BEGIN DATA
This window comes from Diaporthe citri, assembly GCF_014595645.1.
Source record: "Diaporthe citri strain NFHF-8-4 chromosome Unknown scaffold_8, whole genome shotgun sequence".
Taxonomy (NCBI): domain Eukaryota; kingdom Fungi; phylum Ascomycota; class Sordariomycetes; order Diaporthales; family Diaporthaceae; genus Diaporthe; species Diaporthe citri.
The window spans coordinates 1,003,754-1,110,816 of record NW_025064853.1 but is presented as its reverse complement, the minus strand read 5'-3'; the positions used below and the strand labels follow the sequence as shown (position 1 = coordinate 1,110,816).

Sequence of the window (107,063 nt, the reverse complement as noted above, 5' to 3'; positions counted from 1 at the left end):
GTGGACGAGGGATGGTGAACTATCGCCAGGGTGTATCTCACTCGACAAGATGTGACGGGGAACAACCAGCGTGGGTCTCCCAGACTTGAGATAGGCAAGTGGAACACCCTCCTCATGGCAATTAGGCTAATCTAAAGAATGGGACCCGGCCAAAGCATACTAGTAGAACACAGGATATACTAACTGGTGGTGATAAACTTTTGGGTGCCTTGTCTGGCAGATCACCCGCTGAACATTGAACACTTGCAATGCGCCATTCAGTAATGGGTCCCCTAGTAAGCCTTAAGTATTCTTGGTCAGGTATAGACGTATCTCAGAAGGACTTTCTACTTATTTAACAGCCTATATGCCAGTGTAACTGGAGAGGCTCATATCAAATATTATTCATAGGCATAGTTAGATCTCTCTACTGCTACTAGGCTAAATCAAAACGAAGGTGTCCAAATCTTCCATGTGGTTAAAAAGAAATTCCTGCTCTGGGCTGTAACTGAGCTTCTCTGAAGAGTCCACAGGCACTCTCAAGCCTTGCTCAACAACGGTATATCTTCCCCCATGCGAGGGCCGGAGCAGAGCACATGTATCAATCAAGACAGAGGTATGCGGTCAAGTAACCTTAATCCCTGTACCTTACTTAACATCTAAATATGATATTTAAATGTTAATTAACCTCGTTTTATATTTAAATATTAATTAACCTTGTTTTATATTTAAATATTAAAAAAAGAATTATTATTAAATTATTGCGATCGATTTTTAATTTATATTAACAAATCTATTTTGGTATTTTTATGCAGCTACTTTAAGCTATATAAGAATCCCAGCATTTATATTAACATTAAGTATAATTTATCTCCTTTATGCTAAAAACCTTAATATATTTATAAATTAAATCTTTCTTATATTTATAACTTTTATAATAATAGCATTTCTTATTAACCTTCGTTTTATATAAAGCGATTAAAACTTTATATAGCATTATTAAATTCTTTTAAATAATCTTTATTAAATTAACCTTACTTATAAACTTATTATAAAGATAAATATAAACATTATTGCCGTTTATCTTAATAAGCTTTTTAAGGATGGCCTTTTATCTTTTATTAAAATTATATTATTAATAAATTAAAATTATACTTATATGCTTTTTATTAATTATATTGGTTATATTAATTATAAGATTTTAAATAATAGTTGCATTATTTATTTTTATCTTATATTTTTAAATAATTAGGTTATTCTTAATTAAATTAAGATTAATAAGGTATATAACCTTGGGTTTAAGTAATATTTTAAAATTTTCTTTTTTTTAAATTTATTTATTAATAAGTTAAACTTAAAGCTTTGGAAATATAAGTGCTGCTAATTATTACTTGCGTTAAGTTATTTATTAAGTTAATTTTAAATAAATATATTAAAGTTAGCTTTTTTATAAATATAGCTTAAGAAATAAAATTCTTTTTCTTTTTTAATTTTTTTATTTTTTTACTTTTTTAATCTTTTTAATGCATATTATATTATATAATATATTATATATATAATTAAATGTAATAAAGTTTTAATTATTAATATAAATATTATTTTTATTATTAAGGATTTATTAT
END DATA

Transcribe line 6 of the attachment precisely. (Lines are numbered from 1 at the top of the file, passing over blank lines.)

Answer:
GTGGACGAGGGATGGTGAACTATCGCCAGGGTGTATCTCACTCGACAAGATGTGACGGGGAACAACCAGCGTGGGTCTCCCAGACTTGAGATAGGCAAGTGGAACACCCTCCTCATGGCAATTAGGCTAATCTAAAGAATGGGACCCGGCCAAAGCATACTAGTAGAACACAGGATATACTAACTGGTGGTGATAAACTTTTGGGTGCCTTGTCTGGCAGATCACCCGCTGAACATTGAACACTTGCAATGCGCCATTCAGTAATGGGTCCCCTAGTAAGCCTTAAGTATTCTTGGTCAGGTATAGACGTATCTCAGAAGGACTTTCTACTTATTTAACAGCCTATATGCCAGTGTAACTGGAGAGGCTCATATCAAATATTATTCATAGGCATAGTTAGATCTCTCTACTGCTACTAGGCTAAATCAAAACGAAGGTGTCCAAATCTTCCATGTGGTTAAAAAGAAATTCCTGCTCTGGGCTGTAACTGAGCTTCTCTGAAGAGTCCACAGGCACTCTCAAGCCTTGCTCAACAACGGTATATCTTCCCCCATGCGAGGGCCGGAGCAGAGCACATGTATCAATCAAGACAGAGGTATGCGGTCAAGTAACCTTAATCCCTGTACCTTACTTAACATCTAAATATGATATTTAAATGTTAATTAACCTCGTTTTATATTTAAATATTAATTAACCTTGTTTTATATTTAAATATTAAAAAAAGAATTATTATTAAATTATTGCGATCGATTTTTAATTTATATTAACAAATCTATTTTGGTATTTTTATGCAGCTACTTTAAGCTATATAAGAATCCCAGCATTTATATTAACATTAAGTATAATTTATCTCCTTTATGCTAAAAACCTTAATATATTTATAAATTAAATCTTTCTTATATTTATAACTTTTATAATAATAGCATTTCTTATTAACCTTCGTTTTATATAAAGCGATTAAAACTTTATATAGCATTATTAAATTCTTTTAAATAATCTTTATTAAATTAACCTTACTTATAAACTTATTATAAAGATAAATATAAACATTATTGCCGTTTATCTTAATAAGCTTTTTAAGGATGGCCTTTTATCTTTTATTAAAATTATATTATTAATAAATTAAAATTATACTTATATGCTTTTTATTAATTATATTGGTTATATTAATTATAAGATTTTAAATAATAGTTGCATTATTTATTTTTATCTTATATTTTTAAATAATTAGGTTATTCTTAATTAAATTAAGATTAATAAGGTATATAACCTTGGGTTTAAGTAATATTTTAAAATTTTCTTTTTTTTAAATTTATTTATTAATAAGTTAAACTTAAAGCTTTGGAAATATAAGTGCTGCTAATTATTACTTGCGTTAAGTTATTTATTAAGTTAATTTTAAATAAATATATTAAAGTTAGCTTTTTTATAAATATAGCTTAAGAAATAAAATTCTTTTTCTTTTTTAATTTTTTTATTTTTTTACTTTTTTAATCTTTTTAATGCATATTATATTATATAATATATTATATATATAATTAAATGTAATAAAGTTTTAATTATTAATATAAATATTATTTTTATTATTAAGGATTTATTAT